Resource Center

The key to battling any serious illness is education. If you are a patient or a loved one searching for answers after a diagnosis of mucinous ovarian cancer (MOC), you might be feeling frustrated by how difficult information is to come by.

We get it. We’ve been there.

To help families learn more about the disease, we created this Resource Center. Our goal is to help families learn more about MOC, including what it is and why it’s so different. We also share links to research you might find insightful.

What Is Mucinous Ovarian Cancer (MOC)?

Mucinous ovarian cancer is a rare and distinct type of epithelial ovarian carcinoma (EOC). Tumors tend to be large, with a median diameter of 18 to 20 cm, or 7.087 to 7.874 inches.

In the past, MOC was often misdiagnosed as various types of gastrointestinal cancer, such as colon or pancreas. That’s because at an advanced stage, MOC can be difficult to distinguish from cancers that started elsewhere (colon, appendix, pancreas, stomach) and spread to the ovary.

This led researchers to believe 10%–15% of ovarian cancer diagnoses were MOC. In the last few years, however, the scientific community has gotten better at diagnosing MOC. Clearer criteria have resulted in a refinement in the number of cases. We now know that the number is actually 3% of all ovarian cancer diagnoses in the US, and 4%–5% worldwide.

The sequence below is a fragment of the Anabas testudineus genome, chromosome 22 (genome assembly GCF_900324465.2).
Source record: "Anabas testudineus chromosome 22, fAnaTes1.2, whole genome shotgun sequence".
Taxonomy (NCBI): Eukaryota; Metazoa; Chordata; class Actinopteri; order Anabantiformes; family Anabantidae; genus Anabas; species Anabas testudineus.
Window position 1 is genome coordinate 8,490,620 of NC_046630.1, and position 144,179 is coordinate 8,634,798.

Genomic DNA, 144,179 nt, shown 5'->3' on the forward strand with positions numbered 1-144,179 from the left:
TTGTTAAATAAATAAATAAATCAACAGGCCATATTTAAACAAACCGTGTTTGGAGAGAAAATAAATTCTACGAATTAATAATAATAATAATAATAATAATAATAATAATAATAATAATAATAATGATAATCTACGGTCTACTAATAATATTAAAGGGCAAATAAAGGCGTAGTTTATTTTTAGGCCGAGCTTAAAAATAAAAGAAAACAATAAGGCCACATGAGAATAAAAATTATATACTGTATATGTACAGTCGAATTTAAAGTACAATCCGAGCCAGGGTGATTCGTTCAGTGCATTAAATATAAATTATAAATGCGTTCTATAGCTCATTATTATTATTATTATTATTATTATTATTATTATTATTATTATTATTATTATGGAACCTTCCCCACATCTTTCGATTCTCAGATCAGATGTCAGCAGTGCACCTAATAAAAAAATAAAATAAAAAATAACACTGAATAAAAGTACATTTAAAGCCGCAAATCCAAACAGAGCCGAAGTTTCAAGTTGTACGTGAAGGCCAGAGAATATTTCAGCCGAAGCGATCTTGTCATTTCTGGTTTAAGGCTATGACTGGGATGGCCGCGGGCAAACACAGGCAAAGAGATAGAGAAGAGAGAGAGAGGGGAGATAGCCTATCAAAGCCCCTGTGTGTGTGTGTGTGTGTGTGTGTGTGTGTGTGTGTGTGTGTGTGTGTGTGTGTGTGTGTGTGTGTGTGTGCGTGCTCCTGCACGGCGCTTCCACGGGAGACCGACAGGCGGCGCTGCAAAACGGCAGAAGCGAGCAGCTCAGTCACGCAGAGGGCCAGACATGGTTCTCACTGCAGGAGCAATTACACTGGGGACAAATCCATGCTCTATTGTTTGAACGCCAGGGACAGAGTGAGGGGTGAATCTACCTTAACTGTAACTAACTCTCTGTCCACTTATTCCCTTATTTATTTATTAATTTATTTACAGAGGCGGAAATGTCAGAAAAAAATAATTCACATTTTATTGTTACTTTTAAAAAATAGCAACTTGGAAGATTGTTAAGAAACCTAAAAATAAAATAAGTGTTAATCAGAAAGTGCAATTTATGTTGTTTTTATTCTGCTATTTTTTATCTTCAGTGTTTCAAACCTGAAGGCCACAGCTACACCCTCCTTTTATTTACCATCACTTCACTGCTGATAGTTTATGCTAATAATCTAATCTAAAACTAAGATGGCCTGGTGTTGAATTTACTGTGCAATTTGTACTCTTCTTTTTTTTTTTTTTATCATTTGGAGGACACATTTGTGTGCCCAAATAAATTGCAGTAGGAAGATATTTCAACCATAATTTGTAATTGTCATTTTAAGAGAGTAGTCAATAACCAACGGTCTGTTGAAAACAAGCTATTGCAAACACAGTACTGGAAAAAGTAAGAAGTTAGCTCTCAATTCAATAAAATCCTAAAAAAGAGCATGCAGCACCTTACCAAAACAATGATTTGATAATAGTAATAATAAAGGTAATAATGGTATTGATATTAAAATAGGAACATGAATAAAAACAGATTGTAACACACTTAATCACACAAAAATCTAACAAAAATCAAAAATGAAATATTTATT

Treatment typically involves both surgery to debulk the tumor and chemotherapy. Instead of standard ovarian cancer chemotherapy, gastrointestinal chemotherapy may be used. While there is no definitive evidence yet to prove how effective it is, researchers believe this treatment may be more suitable because the pathology of MOC aligns with gastrointestinal cancers.

Targeted therapy based on a patient’s personal tumor profile is also increasingly being explored for women with MOC.

As is true of any type of rare cancer, you may wish to seek a second opinion. Learn more about second opinions for mucinous ovarian cancer, including physicians to consider, here

Learn More About Mucinous Ovarian Cancer

We recognize that much of the information found online is technical and tough to understand for people who are not clinicians. One of MOCC’s goals is to develop easy-to-read, downloadable resources. Look for this Resource Center to expand as we grow, and research continues to evolve.

 One of These Is Not Like the Others:
A Guide to Understanding the Uniqueness of Mucinous Ovarian Cancer:
Ovarian cancer is an all-encompassing term. While mucinous ovarian cancer is a rare form, we’re learning more about it every day. Including how unique it is from other types of the disease. Because the majority of the information out there is about the most common forms of ovarian cancer, we asked one of the world’s leading researchers on mucinous ovarian cancer, Kylie Gorringe, to create this guide.

Inside we explore some of the different kinds of ovarian cancer and where they originate in the body. Then we take a look at how mucinous ovarian cancer is different and what that means for a woman’s treatment.